Reduce Stress, slow down Aging, improve your health, easily, anywhere anytime.

It is possible to reduce your stress levels which will slow done aging and improve you health by simply using your breath.

The practice of focused breathing has been well researched and many different studies have shown that focused breathing not only reduces stress and anxiety, but is also good for your overall health.

For example, a study in the British Medical Journal found that mind-body relaxation techniques significantly reduce the risk of heart attacks.1

Another study in the American Journal of Hypertension found that it helps lower your blood pressure. This study also showed a 23% decrease in the use of antihypertensive drugs among people who practiced focused breathing daily.2

Yet another study by Harvard University concluded that focused breathing can reduce pain and the production of the stress hormone, cortisol.3

That’s very significant as increased levels of Cortisol are associated with more rapid and abnormal rates of aging.

Focused breathing is actually a very simple process to learn and to incorporate in your daily life.  It can be performed almost anywhere, anytime and benefits are quickly felt.

Here’s how to begin:

  • Find a quiet comfortable place to sit. Preferably place your hands into your lap and gently close your eyes.
  • For the first few minutes, focus on the natural rhythm of your breath. Start by inhaling through your nose for the count of 3 – hold your breath for the count of 3– and then exhale slowly through your mouth for the count of 6.  Many of my clients also find that thinking the words Calm on the in breath, and Relax on the out breath adds the sense of relaxation that will begin to move through your muscles.
  • Gradually as you continue to breathe slowly, focus your concentration on the muscles of your face and head. Imagine a wave of relaxation moving from the top of your head down through your facial muscles. As your face starts to relax, allow yourself to gently smile. This can be enhanced by remembering someone that you love or a happy memory.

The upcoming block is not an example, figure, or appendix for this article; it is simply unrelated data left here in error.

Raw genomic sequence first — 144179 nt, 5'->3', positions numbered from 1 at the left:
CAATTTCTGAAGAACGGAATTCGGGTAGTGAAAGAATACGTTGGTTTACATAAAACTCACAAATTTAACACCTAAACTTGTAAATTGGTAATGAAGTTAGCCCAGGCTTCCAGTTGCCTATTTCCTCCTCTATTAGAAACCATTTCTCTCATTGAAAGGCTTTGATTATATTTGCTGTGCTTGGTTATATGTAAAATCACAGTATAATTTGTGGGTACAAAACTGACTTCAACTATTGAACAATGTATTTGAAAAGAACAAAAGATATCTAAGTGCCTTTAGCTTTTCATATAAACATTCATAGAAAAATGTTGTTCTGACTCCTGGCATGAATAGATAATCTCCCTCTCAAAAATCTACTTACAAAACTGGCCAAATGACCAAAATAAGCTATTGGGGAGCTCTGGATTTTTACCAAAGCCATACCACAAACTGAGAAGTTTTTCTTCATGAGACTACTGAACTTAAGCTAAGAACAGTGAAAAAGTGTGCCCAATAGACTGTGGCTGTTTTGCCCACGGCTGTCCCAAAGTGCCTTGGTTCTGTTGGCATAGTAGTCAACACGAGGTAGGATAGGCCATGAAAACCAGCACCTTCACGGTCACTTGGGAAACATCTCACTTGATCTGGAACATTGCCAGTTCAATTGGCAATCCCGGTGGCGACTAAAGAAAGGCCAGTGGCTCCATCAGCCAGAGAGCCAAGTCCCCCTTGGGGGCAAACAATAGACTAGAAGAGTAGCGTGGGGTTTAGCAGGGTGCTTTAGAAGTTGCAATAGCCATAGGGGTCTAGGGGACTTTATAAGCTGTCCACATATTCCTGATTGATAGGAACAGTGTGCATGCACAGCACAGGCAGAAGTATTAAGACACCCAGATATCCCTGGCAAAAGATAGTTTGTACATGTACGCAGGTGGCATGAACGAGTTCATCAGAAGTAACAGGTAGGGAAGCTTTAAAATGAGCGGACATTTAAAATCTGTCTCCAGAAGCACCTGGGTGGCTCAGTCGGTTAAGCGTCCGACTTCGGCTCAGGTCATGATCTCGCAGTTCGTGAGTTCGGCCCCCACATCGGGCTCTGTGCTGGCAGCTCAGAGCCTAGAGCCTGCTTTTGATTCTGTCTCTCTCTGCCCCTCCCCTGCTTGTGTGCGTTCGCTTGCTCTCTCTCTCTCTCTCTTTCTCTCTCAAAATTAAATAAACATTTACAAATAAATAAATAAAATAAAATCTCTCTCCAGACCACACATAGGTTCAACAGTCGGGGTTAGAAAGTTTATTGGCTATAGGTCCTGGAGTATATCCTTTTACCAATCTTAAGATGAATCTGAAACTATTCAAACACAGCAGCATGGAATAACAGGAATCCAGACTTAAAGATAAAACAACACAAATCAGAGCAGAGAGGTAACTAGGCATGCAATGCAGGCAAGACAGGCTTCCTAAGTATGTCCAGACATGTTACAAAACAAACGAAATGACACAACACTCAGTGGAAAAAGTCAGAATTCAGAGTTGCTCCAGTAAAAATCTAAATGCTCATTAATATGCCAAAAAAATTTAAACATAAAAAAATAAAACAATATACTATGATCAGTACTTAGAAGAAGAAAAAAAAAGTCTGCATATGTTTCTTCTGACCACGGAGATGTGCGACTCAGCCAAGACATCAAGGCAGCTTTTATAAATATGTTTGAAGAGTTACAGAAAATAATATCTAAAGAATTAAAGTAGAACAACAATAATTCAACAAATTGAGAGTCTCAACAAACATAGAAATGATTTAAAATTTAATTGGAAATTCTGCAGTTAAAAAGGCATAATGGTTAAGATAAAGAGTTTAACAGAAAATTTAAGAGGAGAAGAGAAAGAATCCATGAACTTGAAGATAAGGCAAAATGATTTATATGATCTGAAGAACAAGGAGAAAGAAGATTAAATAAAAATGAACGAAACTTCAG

• Allow yourself to just imagine letting everything go initially by relaxing your muscles. By staying focused on the pattern of your breathing you will be able to at least temporarily release Fear, worry, resentment and constriction…. Let the sense of increasing relaxation move down through your body as you focus on counting or the words Calm and Relaxed.
  • If your attention drifts to other things, gently redirect back it to your breath.
  • Continue this practise for 5 or more minutes. With time and consistent practise this will get much easier and your body will begin to very quickly experience a wave of relaxation moving through it, often after only a few breaths. Making focused breathing a great tool to use in “those sudden moments when you find yourself stressed”.

Try focused breathing at least once a day. Twice a day will bring even better results.

The more you practise the more readily you will remember to use this great relaxation technique when stressed.

You’ll find that this simple relaxation technique of using focused breathing has the following benefits:

  • improves your physical  mental and emotional health,
  • reduces heart attack risk
  • lowered Blood Pressure
  • improved concentration
  • while enhancing your overall sense of well-being.

If you have any questions or would like to discuss ways in which you could improve your health and evolve vibrant wellbeing contact email hidden; JavaScript is required for a complimentary chat about how I can serve your needs.

Committed to supporting you to Get Well, Stay Well, Live Well and Flourish

Yours sincerely

 

Sonja

Dr. Sonja Gwosdezki (Registered chiropractor)

Wellbeing Empowerment and Stress Relief Expert

Sustainable Weight-loss Coach.

 


References

1 Patel C, Marmot M.G., Terry D.J., et al., “Trial of relaxation in reducing coronary risk: four year follow up,” Br Med J (Clin Res Ed) 1985 Apr 13; 290(6475):1103–6

2 Schneider R.H., et al., “A randomized controlled trial of stress reduction in the treatment of hypertension in African Americans during one year,” American Journal of Hypertension 2005;18(1):88-98

3 Nidich S, et al., “A randomized controlled trial on effects of the Transcendental Meditation program on blood pressure, psychological distress, and coping in young adults,” Am J Hypertens. 2009 Dec;22(12):1326-31